If you’ve grown up in an American household, the plastic rings that hold cans of beer or soda together are most likely very familiar. If you’ve ever pulled a can out of one of those six-packs, you probably already know how irritatingly strong that plastic is. As a child, I often found those holders lying on the kitchen counter or sitting atop the trash can and, more than once, I tried to tear the rings apart with my bare hands. Of course, I was never able to. Instead, I’d find again and again that those rings, which can stretch several times their size, were more likely to create cuts in my reddened hands than get torn. Defeated, I would toss the plastic rings back into the trash and wonder why they were made to be so durable when they would be disposed after one use.
Now, as an adult, I have learned that those seemingly harmless plastic rings have a detrimental effect on the environment but still have no clear answer as to why they are still used or how to properly dispose of them. According to the article “The Deadly Truth About Trash” by The Humane Society of the United States, a large portion of the 250 million tons of trashdiscarded by Americans every year ends up in the wild and in the oceans (Johnson). It was reported in the same article that the Ocean Conservancy’s 2008 International Coastal cleanup gathered 3.7 million pounds of trash from U.S. shorelines in just one day. Off the shores of California exists the “Great Pacific Garbage Patch”, a concentration of plastic and nonbiodegradable trash which is essentially a poisoned all-you-can-eat buffet for marine life (Johnson).
Trash items, such as plastic ring holders, cannot be digested but are often eaten by fish and birds that do not know better. Even the wildlife that does not eat the plastic garbage floating in their habitats are affected by its presence since they may eat fish that have ingested plastic or may become snared in things such as the holders – which are practically invisible underwater and, therefore, difficult to avoid. Large companies such as Coca-Cola claim that their ring holders break down into smaller pieces when exposed to sunlight and consequently will not harm wildlife. However, the breaking down of the plastic does not eliminate the damage done if an animal or fish ate it, it only reduces the harm. Similarly, snipping apart the plastic holders before recycling them does not eliminate the harm done if they are ingested. More upsettingly, statistics show that of the 44 million pounds of waste that New Yorkers produce each day, only one third is recycled. So even if you snip those pesky plastic holders, chances are that they are still ending up in the ocean or in some landfill.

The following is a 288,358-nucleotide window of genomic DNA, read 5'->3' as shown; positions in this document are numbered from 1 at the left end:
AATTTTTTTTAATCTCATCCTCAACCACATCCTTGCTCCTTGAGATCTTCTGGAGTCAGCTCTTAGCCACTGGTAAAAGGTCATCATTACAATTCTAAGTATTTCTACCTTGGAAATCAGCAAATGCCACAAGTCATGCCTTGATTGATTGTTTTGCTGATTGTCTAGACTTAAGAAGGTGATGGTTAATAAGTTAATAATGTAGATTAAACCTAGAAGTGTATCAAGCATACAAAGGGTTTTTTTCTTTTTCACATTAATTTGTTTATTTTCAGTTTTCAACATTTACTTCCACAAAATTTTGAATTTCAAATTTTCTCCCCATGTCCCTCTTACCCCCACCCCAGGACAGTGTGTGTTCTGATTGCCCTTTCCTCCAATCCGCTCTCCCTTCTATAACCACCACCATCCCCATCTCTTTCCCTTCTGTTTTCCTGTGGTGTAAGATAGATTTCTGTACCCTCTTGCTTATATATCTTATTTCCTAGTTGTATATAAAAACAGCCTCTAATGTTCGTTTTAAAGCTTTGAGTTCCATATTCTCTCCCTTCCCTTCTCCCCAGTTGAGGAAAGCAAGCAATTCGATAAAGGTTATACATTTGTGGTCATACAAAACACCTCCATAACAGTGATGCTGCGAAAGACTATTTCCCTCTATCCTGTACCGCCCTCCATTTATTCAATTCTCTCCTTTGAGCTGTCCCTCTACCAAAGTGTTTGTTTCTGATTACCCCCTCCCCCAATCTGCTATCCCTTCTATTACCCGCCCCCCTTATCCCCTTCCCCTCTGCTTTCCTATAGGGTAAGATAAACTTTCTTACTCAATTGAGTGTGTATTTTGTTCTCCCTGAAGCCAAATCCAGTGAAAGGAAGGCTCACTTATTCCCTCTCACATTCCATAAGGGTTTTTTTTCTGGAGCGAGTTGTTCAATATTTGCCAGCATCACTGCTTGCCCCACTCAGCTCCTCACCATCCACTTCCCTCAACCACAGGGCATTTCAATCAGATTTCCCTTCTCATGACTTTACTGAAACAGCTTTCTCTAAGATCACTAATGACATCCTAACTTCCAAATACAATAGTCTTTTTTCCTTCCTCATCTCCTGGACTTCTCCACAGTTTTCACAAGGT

So what do we do with those plastic ring holders? One possibility is to contact an organization that specifically recycles plastic rings, such as The Ring Leader Recycling Program or Earth911. I intend on gathering holders from now and contacting a local program instead of putting them in the recycling bin. However, a smarter long-term approach would be to petition to replace all plastic holders with edible holders, which were invented by a South Floridian brewery and are completely safe and even beneficial to wildlife. Although it is much easier to just cut the holders instead of going the extra step and properly disposing them, we have a responsibility to the inhabitants of the environments we are polluting and should actively correct our collective mistakes.